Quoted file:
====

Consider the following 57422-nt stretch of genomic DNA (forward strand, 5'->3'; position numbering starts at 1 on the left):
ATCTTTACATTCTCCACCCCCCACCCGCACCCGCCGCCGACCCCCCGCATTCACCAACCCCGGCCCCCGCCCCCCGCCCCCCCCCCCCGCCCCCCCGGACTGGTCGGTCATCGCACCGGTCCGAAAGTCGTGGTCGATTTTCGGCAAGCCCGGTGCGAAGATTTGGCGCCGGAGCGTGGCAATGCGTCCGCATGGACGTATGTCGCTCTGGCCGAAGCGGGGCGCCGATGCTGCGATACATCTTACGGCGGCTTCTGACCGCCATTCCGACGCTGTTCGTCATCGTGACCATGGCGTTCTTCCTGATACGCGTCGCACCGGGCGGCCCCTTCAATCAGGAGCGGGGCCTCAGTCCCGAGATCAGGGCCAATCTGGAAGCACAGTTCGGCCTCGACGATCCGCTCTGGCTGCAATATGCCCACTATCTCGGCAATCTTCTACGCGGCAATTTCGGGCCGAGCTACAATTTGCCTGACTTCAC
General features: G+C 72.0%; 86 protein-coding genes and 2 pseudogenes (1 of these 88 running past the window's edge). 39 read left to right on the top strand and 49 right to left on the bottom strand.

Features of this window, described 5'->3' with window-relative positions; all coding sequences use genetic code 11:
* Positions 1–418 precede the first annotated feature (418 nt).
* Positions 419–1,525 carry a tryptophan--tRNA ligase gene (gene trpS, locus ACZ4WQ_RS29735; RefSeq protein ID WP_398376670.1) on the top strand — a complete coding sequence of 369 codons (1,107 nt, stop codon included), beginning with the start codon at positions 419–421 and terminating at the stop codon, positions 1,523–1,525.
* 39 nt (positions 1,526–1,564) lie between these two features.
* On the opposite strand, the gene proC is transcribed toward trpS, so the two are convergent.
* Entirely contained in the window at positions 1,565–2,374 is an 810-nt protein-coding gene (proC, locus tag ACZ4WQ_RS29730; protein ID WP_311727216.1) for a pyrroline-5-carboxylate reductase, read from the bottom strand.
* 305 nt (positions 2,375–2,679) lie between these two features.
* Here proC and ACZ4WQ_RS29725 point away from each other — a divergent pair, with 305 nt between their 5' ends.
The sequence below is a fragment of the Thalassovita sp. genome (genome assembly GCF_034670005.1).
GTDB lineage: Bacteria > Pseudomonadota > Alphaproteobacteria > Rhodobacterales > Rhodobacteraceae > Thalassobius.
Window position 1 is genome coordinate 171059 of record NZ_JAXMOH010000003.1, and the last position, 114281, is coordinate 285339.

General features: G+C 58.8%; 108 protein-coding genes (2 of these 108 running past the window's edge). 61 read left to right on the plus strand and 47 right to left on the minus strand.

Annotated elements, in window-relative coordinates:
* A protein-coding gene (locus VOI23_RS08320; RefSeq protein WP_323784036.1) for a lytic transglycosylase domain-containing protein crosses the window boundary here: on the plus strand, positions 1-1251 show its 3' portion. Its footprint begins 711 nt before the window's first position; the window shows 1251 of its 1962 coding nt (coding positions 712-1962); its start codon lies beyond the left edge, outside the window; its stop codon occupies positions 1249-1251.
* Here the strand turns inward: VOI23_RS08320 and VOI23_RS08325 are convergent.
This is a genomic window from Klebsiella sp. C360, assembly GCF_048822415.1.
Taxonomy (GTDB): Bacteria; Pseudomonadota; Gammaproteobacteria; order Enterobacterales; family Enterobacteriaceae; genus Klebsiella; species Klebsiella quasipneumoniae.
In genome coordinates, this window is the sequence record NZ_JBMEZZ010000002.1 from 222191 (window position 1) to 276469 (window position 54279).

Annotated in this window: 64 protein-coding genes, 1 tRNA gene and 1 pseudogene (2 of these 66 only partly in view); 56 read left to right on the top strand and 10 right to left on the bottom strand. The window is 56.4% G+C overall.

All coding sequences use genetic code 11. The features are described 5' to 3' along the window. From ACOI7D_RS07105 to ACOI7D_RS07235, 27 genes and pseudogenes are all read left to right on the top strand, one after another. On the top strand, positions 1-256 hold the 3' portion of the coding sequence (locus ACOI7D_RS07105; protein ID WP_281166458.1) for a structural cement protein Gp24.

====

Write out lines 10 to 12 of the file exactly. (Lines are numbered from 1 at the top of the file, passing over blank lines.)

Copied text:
* 305 nt (positions 2,375–2,679) lie between these two features.
* Here proC and ACZ4WQ_RS29725 point away from each other — a divergent pair, with 305 nt between their 5' ends.
The sequence below is a fragment of the Thalassovita sp. genome (genome assembly GCF_034670005.1).